|Wu Chinese (Shanghainese)||sy2||sy2,shi2|
|Min Nan (Taiwanese Hokkien)||sì,sù||sí,sú|
Tetraphobia (from Greek τετράς - tetras, "four" and φόβος - phobos, "fear") is the practice of avoiding instances of the number 4. It is a superstition most common in East Asian and Southeast Asian regions such as China, Taiwan, Singapore, Malaysia, Japan, Korea and Vietnam.
The Chinese word for four (四, pinyin: sì, jyutping: sei3), sounds quite similar to the word for death (死, pinyin: sǐ, jyutping: sei2), in many varieties of Chinese. Similarly, the Sino-Japanese, Sino-Korean, and Sino-Vietnamese words for four, shi (Japanese), sa (사, Korean) and tư (Vietnamese), sound similar or identical to death in each language (see Korean numerals, Japanese numerals, Vietnamese numerals).
Special care may be taken to avoid occurrences or reminders of the number 4 during festive holidays, or when a family member is sick. Similarly, 14, 24, 42, etc. are also to be avoided due to the presence of the digit 4 in these numbers. In these countries, these floor numbers are often skipped in buildings, ranging from hotels to offices to apartments, as well as hospitals. Table number 4, 14, 24, 42, etc. are also often left out in wedding dinners or other social gatherings in these countries. In many residential complexes, building block 4, 14, 24 etc. are either omitted or replaced with block 3A, 13A, and 23A.
The Chinese government does not display tetraphobia by having military designations for People's Liberation Army with the number 4, for example, Dongfeng-4 ICBM, Type 094 Nuclear Submarine, Type 054A Frigate, etc. But the Taiwanese and the South Korean navies do not use the number 4 when assigning Pennant numbers to their ships.
In Hong Kong, some apartments such as Vision City and The Arch skipped all the floors from 40 to 49. Immediately above 39/F is 50/F, leading many who are not aware of tetraphobia to believe that some floors are missing. Tetraphobia is not the main reason, but rather as an excuse to have apartments with 'higher' floors, thus increasing price, because higher floors in Hong Kong apartments are usually more expensive. In Cantonese-speaking regions in China, 14 and 24 are considered more unlucky than the individual 4, since 14 sounds like "will certainly die" (實死) and 24 like "easy to die" (易死).
In Korea, tetraphobia is less extreme, but the floor number 4 is almost always skipped in hospitals and similar public buildings. In other buildings, the fourth floor is sometimes labeled "F" (Four) instead of "4" in elevators. Apartment numbers containing multiple occurrences of the number 4 (such as 404) are likely to be avoided to an extent that the value of the property is adversely affected. The national railroad, Korail, left out the locomotive number 4444 when numbering a locomotive class from 4401 upwards.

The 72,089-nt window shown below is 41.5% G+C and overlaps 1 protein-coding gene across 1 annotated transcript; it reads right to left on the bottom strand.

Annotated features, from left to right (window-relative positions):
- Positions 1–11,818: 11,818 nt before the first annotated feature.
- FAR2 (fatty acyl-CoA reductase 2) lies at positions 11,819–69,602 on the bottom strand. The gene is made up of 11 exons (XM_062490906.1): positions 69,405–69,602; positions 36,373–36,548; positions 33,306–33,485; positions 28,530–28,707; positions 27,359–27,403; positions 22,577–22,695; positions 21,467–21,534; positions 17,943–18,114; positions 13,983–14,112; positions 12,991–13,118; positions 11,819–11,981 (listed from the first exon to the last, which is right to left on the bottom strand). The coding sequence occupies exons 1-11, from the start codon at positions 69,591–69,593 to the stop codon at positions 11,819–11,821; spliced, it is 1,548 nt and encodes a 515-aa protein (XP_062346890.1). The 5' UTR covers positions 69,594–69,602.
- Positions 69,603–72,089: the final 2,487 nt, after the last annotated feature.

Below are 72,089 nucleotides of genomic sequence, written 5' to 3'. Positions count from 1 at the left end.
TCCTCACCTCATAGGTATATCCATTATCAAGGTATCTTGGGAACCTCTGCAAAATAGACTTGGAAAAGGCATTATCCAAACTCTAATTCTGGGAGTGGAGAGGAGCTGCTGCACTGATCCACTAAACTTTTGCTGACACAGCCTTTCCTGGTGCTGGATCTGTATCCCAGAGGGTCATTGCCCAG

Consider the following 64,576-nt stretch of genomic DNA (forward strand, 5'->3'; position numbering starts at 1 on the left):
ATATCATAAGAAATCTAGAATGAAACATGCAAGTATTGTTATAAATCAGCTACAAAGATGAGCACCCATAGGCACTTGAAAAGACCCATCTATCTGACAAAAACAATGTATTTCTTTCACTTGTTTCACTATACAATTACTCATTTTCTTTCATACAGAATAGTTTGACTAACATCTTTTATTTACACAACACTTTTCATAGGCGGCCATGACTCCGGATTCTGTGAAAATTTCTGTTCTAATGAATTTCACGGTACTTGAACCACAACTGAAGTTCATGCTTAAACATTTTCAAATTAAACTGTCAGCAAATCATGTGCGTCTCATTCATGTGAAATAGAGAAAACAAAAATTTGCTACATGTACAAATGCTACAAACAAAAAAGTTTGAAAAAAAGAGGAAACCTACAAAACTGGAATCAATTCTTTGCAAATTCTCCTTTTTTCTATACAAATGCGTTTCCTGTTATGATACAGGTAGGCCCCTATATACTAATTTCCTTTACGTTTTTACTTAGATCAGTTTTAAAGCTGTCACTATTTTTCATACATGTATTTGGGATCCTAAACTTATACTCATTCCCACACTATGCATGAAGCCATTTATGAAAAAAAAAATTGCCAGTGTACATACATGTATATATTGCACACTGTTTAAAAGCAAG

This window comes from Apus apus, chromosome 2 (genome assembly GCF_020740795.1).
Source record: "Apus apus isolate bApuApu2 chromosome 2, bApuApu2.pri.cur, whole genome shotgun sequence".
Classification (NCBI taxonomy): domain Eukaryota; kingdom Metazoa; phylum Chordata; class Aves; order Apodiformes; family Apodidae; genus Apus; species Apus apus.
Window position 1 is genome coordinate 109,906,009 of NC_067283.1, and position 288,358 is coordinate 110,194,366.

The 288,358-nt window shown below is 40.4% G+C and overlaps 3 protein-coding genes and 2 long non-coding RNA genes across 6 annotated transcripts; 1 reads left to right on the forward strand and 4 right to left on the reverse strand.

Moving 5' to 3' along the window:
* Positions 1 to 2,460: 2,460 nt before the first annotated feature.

In Japan, many apartment houses and parking lots skip 4. Many hotels skip the 13th floor, similar to some western hotels. 9 is also skipped in some contexts, especially hospitals, due to the sound "ku" being associated with the word "kurushimu", to suffer. 49 is considered to be an especially unlucky number as it is evocative of the phrase "shinu made kurushimu" (死ぬまで苦しむ, "to suffer until death").
The software platform Symbian, used by Finnish telecommunications firm Nokia in their Series 60 platform, avoids releases beginning with 4, as it did when it was EPOC and owned by Psion (there was no Psion Series 4, and there was no 4th edition of S60). This was done "as a polite gesture to Asian customers".[dead link] However some of Nokia's non-Symbian products do contain the number 4, such as the Series 40 platform.
When area code 306 was nearing exhaustion in 2011, the Canadian Radio-television and Telecommunications Commission originally proposed that the new area code be 474 . However, representatives from SaskTel requested that the new area code be 639 instead, to avoid the negative connotations of 4 in Asian cultures . 639 was subsequently approved as the new area code. 
|Wikimedia Commons has media related to: Tetraphobia|
- Numbers in Chinese culture
- Thirteenth floor
- Triskaidekaphobia (the fear of the number 13)
- Curse of 39
- Faux pas derived from Chinese pronunciation
- τετράς, Henry George Liddell, Robert Scott, A Greek-English Lexicon, on Perseus
- φόβος, Henry George Liddell, Robert Scott, A Greek-English Lexicon, on Perseus
- Havil, Julian (2007). Nonplussed: Mathematical Proof of Implausible Ideas (Hardcover). Princeton University Press. p. 153. ISBN 0-691-12056-0.
- Floor plan remarks of Vision City
- Floor plan of The Arch